Friday, June 10, 2016

Fukushima Fallout

"I want everyone, all the children, to go to the hospital and get screened. They think it's too much trouble, and there are no risks and they don't go."
"My cancer was detected early, and I learned that was important."
"There aren't many people like me who will openly speak out. That's why I'm speaking out so others can feel the same. I can speak out because I'm the kind of person who believes things will be OK."
21-year-old Japanese woman with thyroid cancer, Fukushima, prefecture
A young woman, who requested anonymity because of fears about harassment, is among 173 people diagnosed with thyroid cancer in Fukushima, but she’s the first to speak to media more than five years after the nuclear disaster there. AP Photo/Yuri Kageyama
There are now a confirmed 173 young Japanese from Fukushima with diagnosed or suspected cases of thyroid cancer, the result of the 2011 nuclear meltdown that occurred after the tsunami following the earthquake that almost topped the Richter scale. The rate of thyroid cancer in the prefecture is spectacularly above what could be considered normal and what prevails elsewhere. It is the children in particular who have been hit, with additional cases coming to public awareness on a steady basis.

The government of Japan attributes their increasing revelations to the rigorous screening being undertaken. It minimizes the effect of the radiation that spilled out of the Fukushima Dai-ichi power plant. In other words, the cancers are there and being detected, but only because they're being looked for. The nuclear meltdown in 2011 was simply extraneous and unfortunately incidental to the growing incidence of thyroid cancer. Amazing.

Little wonder that the young woman wants to remain anonymous even as she carries her message to the public in as open a manner as possible. She is, after all, challenging the prevailing wisdom coming down from the government itself. And since the population of the country believes in harmony, frowning on the prospect of a square peg in a round hole, she does so in self-defence, fearing harassment.

She has taken a position as a nursery school teacher. In her profession she will see many  young people. And she wants them and their families to be alerted to the possibility of thyroid cancer striking the young. She has her own fears; whether she will be able to marry, have children, and whether her children will be healthy.

The UN Scientific Committee on the Effects of Atomic Radiation  acknowledges that thyroid cancer is clearly related to radioactive iodine, and this is what spilled into the surrounding areas in the 1985 explosion and fire at Chornobyl in Ukraine. Call it a template. Official Japan is obviously under the impression that the catastrophe in Ukraine is unique to Ukraine. As a non-European country what happens in Japan is unique to Japan. The laws of physics and thermonuclear science differ from country to country.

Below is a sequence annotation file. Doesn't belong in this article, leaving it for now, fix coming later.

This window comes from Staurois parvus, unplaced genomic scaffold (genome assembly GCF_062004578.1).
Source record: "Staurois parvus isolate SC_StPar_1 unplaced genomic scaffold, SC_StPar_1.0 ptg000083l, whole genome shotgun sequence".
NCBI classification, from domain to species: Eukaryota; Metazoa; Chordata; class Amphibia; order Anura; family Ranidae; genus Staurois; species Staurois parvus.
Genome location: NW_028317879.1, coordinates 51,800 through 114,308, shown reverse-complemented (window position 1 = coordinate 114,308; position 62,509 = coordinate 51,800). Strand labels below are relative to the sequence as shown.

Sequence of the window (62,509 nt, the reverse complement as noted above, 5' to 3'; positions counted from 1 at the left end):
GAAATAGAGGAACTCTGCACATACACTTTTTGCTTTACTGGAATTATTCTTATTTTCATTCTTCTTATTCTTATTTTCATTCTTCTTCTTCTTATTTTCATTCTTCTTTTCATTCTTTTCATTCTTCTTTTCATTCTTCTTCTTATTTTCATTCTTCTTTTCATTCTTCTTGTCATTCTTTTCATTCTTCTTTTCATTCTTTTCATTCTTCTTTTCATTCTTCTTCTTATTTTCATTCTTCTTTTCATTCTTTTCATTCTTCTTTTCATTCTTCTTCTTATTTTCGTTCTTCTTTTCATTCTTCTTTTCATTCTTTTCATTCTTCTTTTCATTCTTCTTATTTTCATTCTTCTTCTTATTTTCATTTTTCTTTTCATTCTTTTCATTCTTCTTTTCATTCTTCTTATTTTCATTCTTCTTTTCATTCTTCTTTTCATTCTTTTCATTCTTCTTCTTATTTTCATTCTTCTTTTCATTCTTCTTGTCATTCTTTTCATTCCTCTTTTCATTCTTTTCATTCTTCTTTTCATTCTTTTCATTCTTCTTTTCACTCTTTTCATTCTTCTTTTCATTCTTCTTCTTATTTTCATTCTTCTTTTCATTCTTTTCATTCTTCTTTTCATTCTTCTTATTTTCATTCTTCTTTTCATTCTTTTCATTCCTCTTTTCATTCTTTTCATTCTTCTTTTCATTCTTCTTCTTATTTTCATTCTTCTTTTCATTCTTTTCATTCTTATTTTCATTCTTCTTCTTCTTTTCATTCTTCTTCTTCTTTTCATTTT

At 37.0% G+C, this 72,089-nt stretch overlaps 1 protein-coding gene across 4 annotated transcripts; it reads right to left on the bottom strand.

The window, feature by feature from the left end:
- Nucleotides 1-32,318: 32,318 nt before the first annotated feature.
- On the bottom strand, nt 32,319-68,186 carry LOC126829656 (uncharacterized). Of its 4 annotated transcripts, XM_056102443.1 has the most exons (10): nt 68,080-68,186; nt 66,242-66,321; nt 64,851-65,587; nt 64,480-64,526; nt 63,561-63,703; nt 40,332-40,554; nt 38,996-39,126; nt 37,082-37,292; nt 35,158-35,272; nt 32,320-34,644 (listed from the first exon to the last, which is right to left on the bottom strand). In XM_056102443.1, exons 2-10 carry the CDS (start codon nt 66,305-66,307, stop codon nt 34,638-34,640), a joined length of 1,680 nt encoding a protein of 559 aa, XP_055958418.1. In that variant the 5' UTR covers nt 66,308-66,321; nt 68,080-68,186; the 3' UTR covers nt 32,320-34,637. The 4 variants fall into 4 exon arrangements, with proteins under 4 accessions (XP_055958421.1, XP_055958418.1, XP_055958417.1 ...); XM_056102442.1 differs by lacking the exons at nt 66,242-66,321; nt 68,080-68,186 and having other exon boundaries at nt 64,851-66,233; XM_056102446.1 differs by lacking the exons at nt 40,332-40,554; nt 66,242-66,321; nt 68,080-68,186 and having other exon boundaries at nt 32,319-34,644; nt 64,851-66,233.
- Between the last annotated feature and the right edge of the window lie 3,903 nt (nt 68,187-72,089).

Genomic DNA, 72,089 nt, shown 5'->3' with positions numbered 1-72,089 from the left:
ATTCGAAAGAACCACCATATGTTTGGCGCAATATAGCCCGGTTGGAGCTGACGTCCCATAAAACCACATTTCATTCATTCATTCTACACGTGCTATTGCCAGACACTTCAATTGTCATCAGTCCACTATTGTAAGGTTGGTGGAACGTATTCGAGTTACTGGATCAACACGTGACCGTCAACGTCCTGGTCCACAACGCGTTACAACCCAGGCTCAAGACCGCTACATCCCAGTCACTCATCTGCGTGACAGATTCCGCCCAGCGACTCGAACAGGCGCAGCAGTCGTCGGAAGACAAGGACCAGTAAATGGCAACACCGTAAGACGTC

The government has ordered that medical testing of the 380,000 people aged 18 or under in Fukushima prefecture in March 2011 at the time of the meltdown, be undertaken. That screening has been partially completed, with roughly 38 percent awaiting screening. Of those who have been screened an incredible 75 percent between the ages of 18 and 22 are yet to be screened. It is a daunting undertaking. Yet thyroid cancer ranks among the most curable of cancers.

The young woman who has become an activist encouraging others to ensure they have been properly screened so that swift action can be taken, has had one cancerous thyroid removed, and other than for painkillers she requires no medication despite that she experiences hormonal imbalance and becomes easily tired. "My ability to bounce right back is my trade-mark. I'm always able to keep going", she said.  How's that for optimism? It reflects, of course, the naive optimism of the young.

A support group for thyroid cancer patients which includes lawyers and medical doctors has been established. A lawyer who advises the group believes patients should file a class-action lawsuit demanding compensation. "The patients are divided. They need to unite, and they need to talk with each other", said Hiroyuki Kawai. The government, doubtless, has a very low opinion of this man and his aspirations for the victims of the disaster.

The committee of doctors and other scientific medical experts screening young people for thyroid cancer in Fukushima have seen the number of confirmed cases steadily rising. Still, they cling to the view that these cases are not related to radiation. "It is hard to think there is any relationship" with radiation, according to Hokuto Hoshi, a medical doctor heading the committee. Mind . . . boggling.

Seems as though they all have blinkered vision, an inability to recognize reality, preferring to think in terms of coincidence rather than cause-and-effect. They think they're ostriches and sand has obscured their vision and scrambled their scientific minds.

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